The 'Development for Species: Animals in Society, Animals as Society' symposium was a great success! We will be uploading links, recaps and whatever else we have accumulated over the coming week or so, beginning with a text version of our opening Keynote presentation, Nik Taylor's 'A Sociology for other animals'.
[Reblogged from The Animals in Society Working Group
A Sociology for other animals, Associate Prof Nik Taylor, Flinders University.
Text of a talk presented at Development for Species: Animals in Society, Animals as Society, the inaugural conference of the Australian Sociological Association’s Animals and Sociology
thematic group, Melbourne, September, 2017. A PDF of the slides is available here – Taylor TASA 2017 A Sociology for other animals
In this piece I wrestle with the question of what a sociology of other animals is for. For me, this is tied to a bigger question of what kind of research we do – and how we do it – in the neoliberal university. In my view, we need to develop some clarity (although not uniformity) in purpose about why we, as sociologists, study human relations with other animals. While there are some excellent tools available in sociological thought to study the various ways humans interact with other species, and the institutions within which this interaction occurs, my view is that if our aims are not in some way emancipatory for the animals involved, then we should rethink our focus and avoid sociological questions about animals altogether. To do otherwise, is to collude with master narratives that position animals as either irrelevant or as existing primarily, if not exclusively, for human benefit. I say this because approaches claiming to be apolitical and that do not seek, in some way, to better the lives of other species, ultimately reconstitute animals as objects, in this instance, objects to be studied. Just as ethical researchers have a duty to dignify their human participants and not treat them as exploitable commodities, the same needs to apply to sociologists who work with/for (other) animals.
I can’t tell you how excited and pleased I am that we have just had a conference launching the TASA Animals and Sociology thematic group, and a big thanks to the organisers: to TASA for inviting me to speak and for their support of this conference and the sociology and animals thematic group, and to the Alfred Deakin Institute for their support of this conference. Below is a brief write up of the talk I gave which can be read alongside the slides that are available in pdf here: – Taylor TASA 2017 A Sociology for other animals
First, a bit of content about me, so you know where I am coming from as you listen to me. I haven’t always been an academic and I spent my late teens and early twenties volunteering in animal shelters, ultimately taking two years out from my education to run a shelter that took in abandoned dogs and rehomed them. I freely admit to being a dog obsessed woman, while remaining aware of the ethical inconsistencies of ‘pet’ keeping, but dogs are my passion and as long as there are dogs needing a safe and comfortable home I will be living with them.
(SLIDE 2) This obsession, along with poor camera skills, can lead to images like this of Bailey, the Wonder Dog. He’s a ‘wonder dog’ in part because of the sense of wonder I always feel when I spend time with or think about dogs.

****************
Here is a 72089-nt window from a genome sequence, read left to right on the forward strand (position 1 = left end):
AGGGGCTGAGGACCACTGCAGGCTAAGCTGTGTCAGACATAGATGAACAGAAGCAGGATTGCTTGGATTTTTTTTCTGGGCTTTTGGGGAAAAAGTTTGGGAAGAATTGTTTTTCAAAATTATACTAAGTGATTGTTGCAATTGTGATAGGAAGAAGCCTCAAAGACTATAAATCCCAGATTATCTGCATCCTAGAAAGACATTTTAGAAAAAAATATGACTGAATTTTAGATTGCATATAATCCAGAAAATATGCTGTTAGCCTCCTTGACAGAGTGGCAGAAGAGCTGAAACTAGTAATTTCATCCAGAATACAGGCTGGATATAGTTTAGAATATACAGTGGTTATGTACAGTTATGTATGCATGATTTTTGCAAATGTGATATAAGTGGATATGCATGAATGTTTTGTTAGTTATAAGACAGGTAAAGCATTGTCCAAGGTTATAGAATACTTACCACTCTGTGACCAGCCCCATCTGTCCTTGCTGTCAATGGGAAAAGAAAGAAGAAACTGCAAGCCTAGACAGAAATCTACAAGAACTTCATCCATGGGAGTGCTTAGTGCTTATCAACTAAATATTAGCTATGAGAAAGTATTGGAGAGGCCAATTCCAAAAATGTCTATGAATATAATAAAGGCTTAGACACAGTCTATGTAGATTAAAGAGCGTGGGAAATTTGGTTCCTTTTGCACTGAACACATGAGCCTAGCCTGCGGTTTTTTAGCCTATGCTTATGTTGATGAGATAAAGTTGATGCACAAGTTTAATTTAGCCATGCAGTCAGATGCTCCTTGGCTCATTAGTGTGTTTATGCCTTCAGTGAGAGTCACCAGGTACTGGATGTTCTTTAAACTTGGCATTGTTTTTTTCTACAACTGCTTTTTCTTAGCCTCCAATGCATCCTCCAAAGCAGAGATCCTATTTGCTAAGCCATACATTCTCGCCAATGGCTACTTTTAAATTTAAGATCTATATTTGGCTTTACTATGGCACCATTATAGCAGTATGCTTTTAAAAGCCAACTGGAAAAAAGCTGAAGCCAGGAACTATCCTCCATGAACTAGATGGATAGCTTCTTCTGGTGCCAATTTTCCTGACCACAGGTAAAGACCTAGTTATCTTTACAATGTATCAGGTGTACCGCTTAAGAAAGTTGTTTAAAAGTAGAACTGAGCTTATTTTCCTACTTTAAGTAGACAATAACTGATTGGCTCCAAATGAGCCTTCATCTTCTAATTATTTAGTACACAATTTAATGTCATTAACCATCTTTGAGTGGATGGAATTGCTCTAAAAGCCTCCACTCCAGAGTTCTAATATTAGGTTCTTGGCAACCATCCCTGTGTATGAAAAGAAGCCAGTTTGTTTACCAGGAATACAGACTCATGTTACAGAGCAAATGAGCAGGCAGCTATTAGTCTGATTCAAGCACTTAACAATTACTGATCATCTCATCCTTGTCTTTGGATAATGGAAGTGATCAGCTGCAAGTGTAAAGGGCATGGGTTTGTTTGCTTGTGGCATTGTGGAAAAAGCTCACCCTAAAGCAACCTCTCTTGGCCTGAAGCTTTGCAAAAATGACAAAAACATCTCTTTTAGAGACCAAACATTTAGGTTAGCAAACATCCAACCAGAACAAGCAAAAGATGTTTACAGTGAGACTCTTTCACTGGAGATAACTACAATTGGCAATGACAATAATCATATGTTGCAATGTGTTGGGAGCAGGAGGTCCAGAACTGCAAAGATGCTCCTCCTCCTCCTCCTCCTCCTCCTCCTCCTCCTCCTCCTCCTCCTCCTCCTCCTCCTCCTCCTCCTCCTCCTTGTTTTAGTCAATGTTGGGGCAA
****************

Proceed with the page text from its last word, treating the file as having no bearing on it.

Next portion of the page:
After a few years running the shelter I returned to academia and have stayed here since. Academically speaking, I’m a sociologist who has been studying human relations with other animals since my phd which I completed in 2001. That phd focussed on how we might re-specify sociology to include other species and this has remained a foundational interest of mine. During the last 20 or so years of animal studies scholarship I have been involved with many of the institutions, journals, and organisations that have been central to the development of the field.
(SLIDE 3). As a result I have seen the field evolve. For the most part this evolution has been positive, with more and more scholars studying our relations with other species, and more and more opportunities – journals, conferences – for us to disseminate our work, met each other, form alliances and continue our work.
(SLIDE 4) My own scholarship solely focusses on human-animal relations, and while it is fairly broad covering, for instance, meat-eating, slaughterhouse work, links between animal abuse and domestic violence, the thread that holds it all together is an interest in power, and therefore in oppression. I think there are very few relationships between other animals and humans that do not involve humans using (discursive, symbolic, material) power to oppress other animals and so I concentrate my efforts here: at understanding why and how this occurs with a view to challenging, resisting and ultimately changing it to make animals lives better.
A sociology for other animals
(SLIDE 5) And that brings me to the focus of today’s talk: a sociology for
other animals. I intend to share my reflections on what a sociology of other animals is for, why we might choose to do it, or to not do it, and to discuss some of the tools the discipline offers us to do our work with and/or on behalf of other species. I do this with a view to provoking debate about the sociological study of human relations with other animals, but also mindful of one of the themes of this conference, that both development studies and sociology have invisibilised and/or objectified other animals through an anthropocentric focus on development. As the Connell quote says, we have not been successful in grounding our understanding of society in experiences outside the mainstream, which in this case means solely human experiences. It is my hope that sharing my observations about the growth and future direction of the (sociological) animal studies field will provoke discussion and ideas for us all.
(SLIDE 6) A summary of my argument is simply this: as sociologists interested in relationships with other animals, we need to ground our scholarship in social justice and emancipatory approaches due to a recognition of how existing scholarship maintains an anti-animal status quo.